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The evolution and refinement of traditional risk factors for cardiovascular disease.

Authors
Type
Published Article
Journal
Cardiology in review
Publication Date
Volume
20
Issue
3
Pages
118–129
Identifiers
DOI: 10.1097/CRD.0b013e318239b924
PMID: 22183062
Source
Medline
License
Unknown

Abstract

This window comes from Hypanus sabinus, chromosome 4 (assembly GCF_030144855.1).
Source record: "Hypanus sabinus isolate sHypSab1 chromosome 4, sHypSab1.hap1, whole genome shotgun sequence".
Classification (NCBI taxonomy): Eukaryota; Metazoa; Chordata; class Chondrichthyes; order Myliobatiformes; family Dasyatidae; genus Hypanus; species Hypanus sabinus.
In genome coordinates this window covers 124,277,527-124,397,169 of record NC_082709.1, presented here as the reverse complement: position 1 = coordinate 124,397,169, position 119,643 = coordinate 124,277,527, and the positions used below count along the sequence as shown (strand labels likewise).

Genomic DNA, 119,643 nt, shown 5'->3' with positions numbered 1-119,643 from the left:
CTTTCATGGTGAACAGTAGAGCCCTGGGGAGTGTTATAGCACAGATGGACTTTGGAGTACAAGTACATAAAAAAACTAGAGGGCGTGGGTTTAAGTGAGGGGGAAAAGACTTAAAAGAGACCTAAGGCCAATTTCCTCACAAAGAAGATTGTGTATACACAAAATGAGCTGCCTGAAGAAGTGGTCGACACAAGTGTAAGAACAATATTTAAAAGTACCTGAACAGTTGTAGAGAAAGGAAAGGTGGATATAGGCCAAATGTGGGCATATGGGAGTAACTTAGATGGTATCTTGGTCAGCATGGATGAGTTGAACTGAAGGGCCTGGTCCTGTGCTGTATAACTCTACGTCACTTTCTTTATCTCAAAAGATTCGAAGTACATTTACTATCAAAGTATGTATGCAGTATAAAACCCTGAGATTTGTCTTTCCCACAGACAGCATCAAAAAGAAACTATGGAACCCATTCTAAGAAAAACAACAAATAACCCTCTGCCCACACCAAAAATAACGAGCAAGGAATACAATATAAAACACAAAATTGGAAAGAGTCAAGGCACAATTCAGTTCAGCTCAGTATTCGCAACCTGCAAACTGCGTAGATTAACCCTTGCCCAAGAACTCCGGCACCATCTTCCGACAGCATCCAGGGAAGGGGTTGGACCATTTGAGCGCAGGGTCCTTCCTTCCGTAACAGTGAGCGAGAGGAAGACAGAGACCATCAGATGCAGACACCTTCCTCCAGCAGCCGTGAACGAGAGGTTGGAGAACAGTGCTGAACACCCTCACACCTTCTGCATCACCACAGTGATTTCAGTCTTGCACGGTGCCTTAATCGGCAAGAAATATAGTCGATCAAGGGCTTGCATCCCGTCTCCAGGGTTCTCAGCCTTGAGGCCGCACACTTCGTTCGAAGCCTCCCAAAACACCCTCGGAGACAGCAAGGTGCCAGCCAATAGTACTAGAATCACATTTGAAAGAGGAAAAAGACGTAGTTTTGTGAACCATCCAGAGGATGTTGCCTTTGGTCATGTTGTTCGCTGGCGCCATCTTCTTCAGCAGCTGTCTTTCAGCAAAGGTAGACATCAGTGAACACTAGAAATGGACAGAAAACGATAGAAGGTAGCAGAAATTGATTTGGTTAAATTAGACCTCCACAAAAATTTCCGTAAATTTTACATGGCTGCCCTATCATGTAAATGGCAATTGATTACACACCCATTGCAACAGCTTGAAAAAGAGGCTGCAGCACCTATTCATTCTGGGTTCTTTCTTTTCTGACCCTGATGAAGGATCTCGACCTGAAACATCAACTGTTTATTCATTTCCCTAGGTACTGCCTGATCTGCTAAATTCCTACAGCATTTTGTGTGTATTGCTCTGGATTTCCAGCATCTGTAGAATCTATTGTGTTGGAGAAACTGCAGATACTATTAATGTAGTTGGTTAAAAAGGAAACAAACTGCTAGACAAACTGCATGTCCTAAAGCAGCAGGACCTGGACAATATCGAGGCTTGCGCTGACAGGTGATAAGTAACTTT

Traditional risk factors for cardiovascular disease such as systemic hypertension and hypercholesterolemia, all described more than half a century ago, are relatively few in number. Efforts to expand the epidemiologic canon have met with limited success because of the high hurdle of causality. Fortunately, another solution to current deficiencies in risk assessment-in particular, the underestimation of risk both before and after initiation of pharmacotherapy-may exist. Parallel to the investigation of novel biomarkers, such as high-sensitivity C-reactive protein, ongoing research has yielded improved metrics of known causative conditions. This evolution of traditional risk factors, heralded by measures such as ambulatory blood pressure, central hemodynamics, low density lipoprotein particle concentration, genetic testing, and "vascular age," may better address the detection gap in cardiovascular disease.

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